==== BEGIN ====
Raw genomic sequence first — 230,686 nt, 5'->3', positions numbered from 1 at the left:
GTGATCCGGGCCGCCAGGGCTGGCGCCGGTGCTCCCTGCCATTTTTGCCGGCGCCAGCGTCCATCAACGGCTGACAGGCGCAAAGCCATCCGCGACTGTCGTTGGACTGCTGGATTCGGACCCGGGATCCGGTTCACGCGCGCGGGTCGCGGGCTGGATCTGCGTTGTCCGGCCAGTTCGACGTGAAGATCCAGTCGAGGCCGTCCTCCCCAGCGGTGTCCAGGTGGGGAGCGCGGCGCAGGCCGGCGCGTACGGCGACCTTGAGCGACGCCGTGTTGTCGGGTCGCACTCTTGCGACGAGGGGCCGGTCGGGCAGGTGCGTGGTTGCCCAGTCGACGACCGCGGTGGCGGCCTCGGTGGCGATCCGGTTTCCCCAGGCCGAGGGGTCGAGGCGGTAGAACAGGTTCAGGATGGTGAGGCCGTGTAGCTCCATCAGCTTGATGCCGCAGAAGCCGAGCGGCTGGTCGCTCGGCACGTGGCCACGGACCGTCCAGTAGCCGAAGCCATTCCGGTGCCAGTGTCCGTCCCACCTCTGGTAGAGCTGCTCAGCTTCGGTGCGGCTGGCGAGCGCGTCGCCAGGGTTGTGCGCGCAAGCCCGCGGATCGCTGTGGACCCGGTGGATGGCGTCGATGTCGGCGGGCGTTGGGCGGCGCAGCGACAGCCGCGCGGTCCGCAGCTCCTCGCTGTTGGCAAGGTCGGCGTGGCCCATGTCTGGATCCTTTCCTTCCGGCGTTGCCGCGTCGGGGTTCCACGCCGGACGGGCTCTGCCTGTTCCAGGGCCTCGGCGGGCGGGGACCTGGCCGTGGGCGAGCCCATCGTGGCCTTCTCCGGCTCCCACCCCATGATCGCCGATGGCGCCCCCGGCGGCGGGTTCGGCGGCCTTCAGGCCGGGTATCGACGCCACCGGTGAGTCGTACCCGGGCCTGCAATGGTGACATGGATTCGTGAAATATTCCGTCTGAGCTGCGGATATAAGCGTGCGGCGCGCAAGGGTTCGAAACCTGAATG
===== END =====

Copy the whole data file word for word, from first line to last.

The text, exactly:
Raw genomic sequence first — 230,686 nt, 5'->3', positions numbered from 1 at the left:
GTGATCCGGGCCGCCAGGGCTGGCGCCGGTGCTCCCTGCCATTTTTGCCGGCGCCAGCGTCCATCAACGGCTGACAGGCGCAAAGCCATCCGCGACTGTCGTTGGACTGCTGGATTCGGACCCGGGATCCGGTTCACGCGCGCGGGTCGCGGGCTGGATCTGCGTTGTCCGGCCAGTTCGACGTGAAGATCCAGTCGAGGCCGTCCTCCCCAGCGGTGTCCAGGTGGGGAGCGCGGCGCAGGCCGGCGCGTACGGCGACCTTGAGCGACGCCGTGTTGTCGGGTCGCACTCTTGCGACGAGGGGCCGGTCGGGCAGGTGCGTGGTTGCCCAGTCGACGACCGCGGTGGCGGCCTCGGTGGCGATCCGGTTTCCCCAGGCCGAGGGGTCGAGGCGGTAGAACAGGTTCAGGATGGTGAGGCCGTGTAGCTCCATCAGCTTGATGCCGCAGAAGCCGAGCGGCTGGTCGCTCGGCACGTGGCCACGGACCGTCCAGTAGCCGAAGCCATTCCGGTGCCAGTGTCCGTCCCACCTCTGGTAGAGCTGCTCAGCTTCGGTGCGGCTGGCGAGCGCGTCGCCAGGGTTGTGCGCGCAAGCCCGCGGATCGCTGTGGACCCGGTGGATGGCGTCGATGTCGGCGGGCGTTGGGCGGCGCAGCGACAGCCGCGCGGTCCGCAGCTCCTCGCTGTTGGCAAGGTCGGCGTGGCCCATGTCTGGATCCTTTCCTTCCGGCGTTGCCGCGTCGGGGTTCCACGCCGGACGGGCTCTGCCTGTTCCAGGGCCTCGGCGGGCGGGGACCTGGCCGTGGGCGAGCCCATCGTGGCCTTCTCCGGCTCCCACCCCATGATCGCCGATGGCGCCCCCGGCGGCGGGTTCGGCGGCCTTCAGGCCGGGTATCGACGCCACCGGTGAGTCGTACCCGGGCCTGCAATGGTGACATGGATTCGTGAAATATTCCGTCTGAGCTGCGGATATAAGCGTGCGGCGCGCAAGGGTTCGAAACCTGAATG